Say you’re working with a data stream that delivers a terabyte of data every day. You might find that 98% of your queries only need to look at the last 90 days at any given time so that’s loaded on data nodes for subsecond queries. But for data that’s 91 days or longer, that you can put in deep storage. How often do you need data from the last 5 years? Likely, once in a while. If you find 90 days is too long and you need data for the last 60 instead, you can change it. Or you can change it to 120 days. Or you can set different rules for different tables. You can choose which data you need high speed for and which you don’t to save money.
The next big thing for Druid is asynchronous queries.
If I do a query against a petabyte dataset, say it’s a trillion log entries, and I want to ask how many log entries came from a particular application. It’s going to scan a lot of stuff and it will send back a number. But this gets harder when you’re looking over the entries and want to send back all of the entries in the table that deal with that application and put them in order or country. Let’s say that garners 10 million results that you need organized by country. The system will find and pull those 10 million, and then I can put it in groups by country. This is another case where I can create a bottleneck.
Back to our good friend, the broker. When the answer is a whole lotta data rows, the broker can become overloaded. With the shuffle mesh, a team of brokers create and shuffle the data across the mesh. So instead of one broker trying its best, they work together to pull it together AND organize it in the way that you’re asking.
This also changes how queries time out. With asynchronous queries, each query can run for as long as it needs to complete, since you’re no longer dependent on a single broker. This means you can run longer queries. With scatter/gather, it could time out. Now it will update you and give you how percentage- x-percent complete. If you’re doing a really complex thing, you know if you get like, 0.0001% complete after a minute, you can decide to keep going or to cancel it. So that’s coming soon to Druid.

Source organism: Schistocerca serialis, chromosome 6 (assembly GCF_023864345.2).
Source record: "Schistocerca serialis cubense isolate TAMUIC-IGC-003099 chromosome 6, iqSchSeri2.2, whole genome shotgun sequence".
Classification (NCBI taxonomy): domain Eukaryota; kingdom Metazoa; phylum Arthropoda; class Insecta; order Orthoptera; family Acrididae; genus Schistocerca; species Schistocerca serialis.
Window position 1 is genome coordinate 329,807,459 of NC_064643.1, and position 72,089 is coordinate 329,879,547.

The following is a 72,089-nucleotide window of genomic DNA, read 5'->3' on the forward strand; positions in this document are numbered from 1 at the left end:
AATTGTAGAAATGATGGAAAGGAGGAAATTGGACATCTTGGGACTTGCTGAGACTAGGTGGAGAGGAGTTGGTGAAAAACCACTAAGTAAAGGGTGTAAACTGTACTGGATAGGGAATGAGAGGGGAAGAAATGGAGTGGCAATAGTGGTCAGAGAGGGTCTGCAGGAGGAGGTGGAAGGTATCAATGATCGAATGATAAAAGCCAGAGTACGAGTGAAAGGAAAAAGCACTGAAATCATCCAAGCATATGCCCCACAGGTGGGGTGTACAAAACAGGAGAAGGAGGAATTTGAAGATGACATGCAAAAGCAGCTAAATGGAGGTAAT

Now, I love a good myth busting. One that has plagued Druid is that it can’t do joins. But that’s not true. JOINs have been part of Druid for a while. Coming this year, Druid will be able to do much more COMPLEX joins.
In a data schema environment, there are usually fact tables and dimension tables. A fact table usually has millions or billions of rows, so maybe that’s orders or customers for a large enterprise. A dimension table usually has from a few hundred to a million or so. So maybe that’s a table to convert abbreviations to state names for the United States, which is actually more than 50, if you count DC, Guam. Anyway…In Druid, we do joins between fact tables and dimension tables. But what If you want to join a fact table to another fact table, you’ll timeout – once more, you’re creating a broker bottleneck.. But moving forward, you’ll be able to do those more complex joins as Druid uses the multi-stage query engine shuffle-mesh.
Also on the horizon is SQL stream ingestion. And just like batch, it will be simpler with SQL commands.
So to reiterate, with the addition of the multi-stage query engine, Druid now gives you two fancy vehicles to cover all your data-driving needs. And again, this is just the beginning of a whole new Druid.
So this is the time where I usually thank my guests haha. But instead I’ll just say I’ll be back to catch you up on the latest Druid features, improvements, and fixes. In the meantime, if you want to learn more or try any of Druid’s new capabilities, you can visit druid.apache.org for more info and if you need help getting up and running on Druid or need support, visit imply.io. Until then, keep it real.